Q: OK, there is great legal corruption in the USA, but that does not explain the crisis in Europe.

A: Indeed, legal corruption is the best way to describe the political and fiscal scene in the USA. Most of these deplorable practices are illegal in Europe.

However a second sort of mechanism exists to make the rich ever richer, and that mechanism exists both in the USA, and in Europe.  It has to do with the public mandate some private individuals are given to create money for everybody, an intrinsically perverse mandate, because nobody has elected those banksters, and they have become much more perverse in recent years. Those crafty ones discovered that the cows were not watching, and they kept most of the money to themselves. 

Q: You are alluding to the fractional reserve system, a notion even economists don’t ever speak about.

A: Well, that’s how money is created. Economists paid by the system are not supposed to demolish the system. But there is something nearly as unhealthy in the non separation of bank and state as in the non separation of church and state.

Q: You quote many causes for the crisis, and I know you have more up your sleeve, can you simplify?

A: As I keep on saying, THE ROOT OF THE CRISIS, WORLDWIDE, IS THE SAME: THE RISE OF PLUTOCRACY. That malevolent dragon has to be pushed back in the subterranean sojourns, where it belongs.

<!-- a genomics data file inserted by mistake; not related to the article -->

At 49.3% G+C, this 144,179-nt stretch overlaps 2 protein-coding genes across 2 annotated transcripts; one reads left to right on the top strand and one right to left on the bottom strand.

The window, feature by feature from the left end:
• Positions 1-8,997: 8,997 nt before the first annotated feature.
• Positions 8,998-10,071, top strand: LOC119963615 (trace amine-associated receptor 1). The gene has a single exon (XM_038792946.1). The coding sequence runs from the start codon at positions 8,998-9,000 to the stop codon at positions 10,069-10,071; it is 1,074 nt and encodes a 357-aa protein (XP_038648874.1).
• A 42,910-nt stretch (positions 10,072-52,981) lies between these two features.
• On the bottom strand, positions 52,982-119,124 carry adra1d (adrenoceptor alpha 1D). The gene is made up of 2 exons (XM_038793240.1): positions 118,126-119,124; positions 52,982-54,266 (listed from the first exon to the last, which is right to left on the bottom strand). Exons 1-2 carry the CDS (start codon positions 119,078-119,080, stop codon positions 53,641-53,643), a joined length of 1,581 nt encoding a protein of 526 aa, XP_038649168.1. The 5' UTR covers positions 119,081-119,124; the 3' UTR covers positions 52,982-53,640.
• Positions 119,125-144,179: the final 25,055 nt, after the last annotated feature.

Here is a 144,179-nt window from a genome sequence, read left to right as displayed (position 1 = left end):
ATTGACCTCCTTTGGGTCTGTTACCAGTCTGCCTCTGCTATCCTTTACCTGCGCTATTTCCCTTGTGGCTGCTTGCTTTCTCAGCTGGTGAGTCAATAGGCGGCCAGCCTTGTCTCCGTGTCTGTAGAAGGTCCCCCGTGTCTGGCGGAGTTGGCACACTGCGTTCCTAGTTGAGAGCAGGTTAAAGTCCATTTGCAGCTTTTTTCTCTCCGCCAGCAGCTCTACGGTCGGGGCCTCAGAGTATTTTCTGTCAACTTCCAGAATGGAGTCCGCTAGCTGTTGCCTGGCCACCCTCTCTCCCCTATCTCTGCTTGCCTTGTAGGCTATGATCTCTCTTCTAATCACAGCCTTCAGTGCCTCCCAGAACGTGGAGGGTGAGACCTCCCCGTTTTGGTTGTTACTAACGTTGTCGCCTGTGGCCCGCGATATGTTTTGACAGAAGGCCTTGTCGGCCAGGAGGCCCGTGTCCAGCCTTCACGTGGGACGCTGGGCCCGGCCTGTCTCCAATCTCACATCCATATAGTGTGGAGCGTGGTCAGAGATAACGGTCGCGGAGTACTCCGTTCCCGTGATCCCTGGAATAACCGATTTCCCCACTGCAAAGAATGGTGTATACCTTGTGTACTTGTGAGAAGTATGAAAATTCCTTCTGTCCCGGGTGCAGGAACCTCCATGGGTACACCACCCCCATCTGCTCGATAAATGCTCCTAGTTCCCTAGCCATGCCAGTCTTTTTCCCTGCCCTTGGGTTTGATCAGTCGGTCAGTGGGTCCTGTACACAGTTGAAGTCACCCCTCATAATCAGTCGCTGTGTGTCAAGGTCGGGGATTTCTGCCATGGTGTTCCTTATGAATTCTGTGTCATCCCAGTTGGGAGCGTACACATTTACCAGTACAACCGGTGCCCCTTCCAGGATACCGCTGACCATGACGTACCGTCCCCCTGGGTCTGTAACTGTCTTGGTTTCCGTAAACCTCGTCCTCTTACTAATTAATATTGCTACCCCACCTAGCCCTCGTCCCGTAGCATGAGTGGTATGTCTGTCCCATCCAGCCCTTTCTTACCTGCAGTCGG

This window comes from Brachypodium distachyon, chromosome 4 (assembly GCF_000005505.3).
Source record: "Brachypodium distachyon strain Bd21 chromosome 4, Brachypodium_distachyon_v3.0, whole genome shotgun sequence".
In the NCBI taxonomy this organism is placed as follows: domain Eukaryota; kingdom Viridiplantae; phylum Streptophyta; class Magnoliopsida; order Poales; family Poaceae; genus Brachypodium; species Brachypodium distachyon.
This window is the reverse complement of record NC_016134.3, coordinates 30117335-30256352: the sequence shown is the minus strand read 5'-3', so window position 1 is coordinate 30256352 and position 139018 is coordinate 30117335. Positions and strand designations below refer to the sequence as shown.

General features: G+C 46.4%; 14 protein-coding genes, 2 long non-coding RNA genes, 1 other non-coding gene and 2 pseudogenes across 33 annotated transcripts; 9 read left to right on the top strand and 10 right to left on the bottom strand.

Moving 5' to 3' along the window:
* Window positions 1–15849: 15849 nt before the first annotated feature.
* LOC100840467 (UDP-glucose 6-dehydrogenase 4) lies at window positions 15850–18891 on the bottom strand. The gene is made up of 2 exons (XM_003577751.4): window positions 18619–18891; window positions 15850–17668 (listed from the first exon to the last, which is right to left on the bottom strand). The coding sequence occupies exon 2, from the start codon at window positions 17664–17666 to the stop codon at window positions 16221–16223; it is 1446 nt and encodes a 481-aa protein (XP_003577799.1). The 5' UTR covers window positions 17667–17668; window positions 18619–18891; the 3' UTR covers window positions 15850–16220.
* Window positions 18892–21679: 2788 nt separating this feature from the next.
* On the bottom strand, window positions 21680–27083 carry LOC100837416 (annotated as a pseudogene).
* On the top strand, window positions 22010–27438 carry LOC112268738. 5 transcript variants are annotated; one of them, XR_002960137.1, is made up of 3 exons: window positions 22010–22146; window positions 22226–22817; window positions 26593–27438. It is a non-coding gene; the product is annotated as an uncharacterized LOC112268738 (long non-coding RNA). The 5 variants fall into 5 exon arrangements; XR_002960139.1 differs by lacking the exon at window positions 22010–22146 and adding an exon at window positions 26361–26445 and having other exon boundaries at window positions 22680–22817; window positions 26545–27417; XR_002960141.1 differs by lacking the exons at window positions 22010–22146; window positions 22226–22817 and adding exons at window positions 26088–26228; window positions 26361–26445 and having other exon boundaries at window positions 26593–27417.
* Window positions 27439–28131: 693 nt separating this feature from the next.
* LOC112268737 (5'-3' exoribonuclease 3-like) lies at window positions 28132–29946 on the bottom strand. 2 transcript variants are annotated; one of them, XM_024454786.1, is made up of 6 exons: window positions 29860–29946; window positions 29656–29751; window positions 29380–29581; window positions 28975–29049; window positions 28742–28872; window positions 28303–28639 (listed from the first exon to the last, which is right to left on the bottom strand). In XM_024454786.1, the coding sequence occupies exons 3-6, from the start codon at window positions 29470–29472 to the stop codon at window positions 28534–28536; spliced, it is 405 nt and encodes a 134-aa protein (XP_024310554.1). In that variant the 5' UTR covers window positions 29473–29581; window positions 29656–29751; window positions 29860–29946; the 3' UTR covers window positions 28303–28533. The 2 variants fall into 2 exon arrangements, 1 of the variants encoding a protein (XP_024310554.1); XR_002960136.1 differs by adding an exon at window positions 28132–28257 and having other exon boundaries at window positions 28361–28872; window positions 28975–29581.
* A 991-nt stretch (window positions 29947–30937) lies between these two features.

Thatcher and Murdoch, in the early 1980s, turned Britain in a plutocratic heaven. It was a summit of dishonesty: resting prosperity on making a country into a haven for world class thieves (the USA, by the way, does the same; at least in the EU, plutocrats are forced to pay the Added Value Tax, heavier on luxury).

Then Blair and Murdoch delayed the day of reckoning by buying the people on credit (and making Wall Street dirtiest derivative work, besides ingratiating themselves to American plutocracy by going to invade Iraq). Meanwhile Clinton gave full power to Rubin (Goldman Sachs) and his assistant, the well connected Summers, to dismantle president Roosevelt’s financial and economic revolution, so that their class could stuff itself with all the money they wanted. They just forgot that even enormous leverage limits how much money there is.

At the bottom, money represents power, that is energy, and there is only so much to go around. If you take all the energy away from the People, they may not be able to make a revolution, indeed, as happened under Rome, but neither will they have the energy to operate civilization, as happened under Rome, too.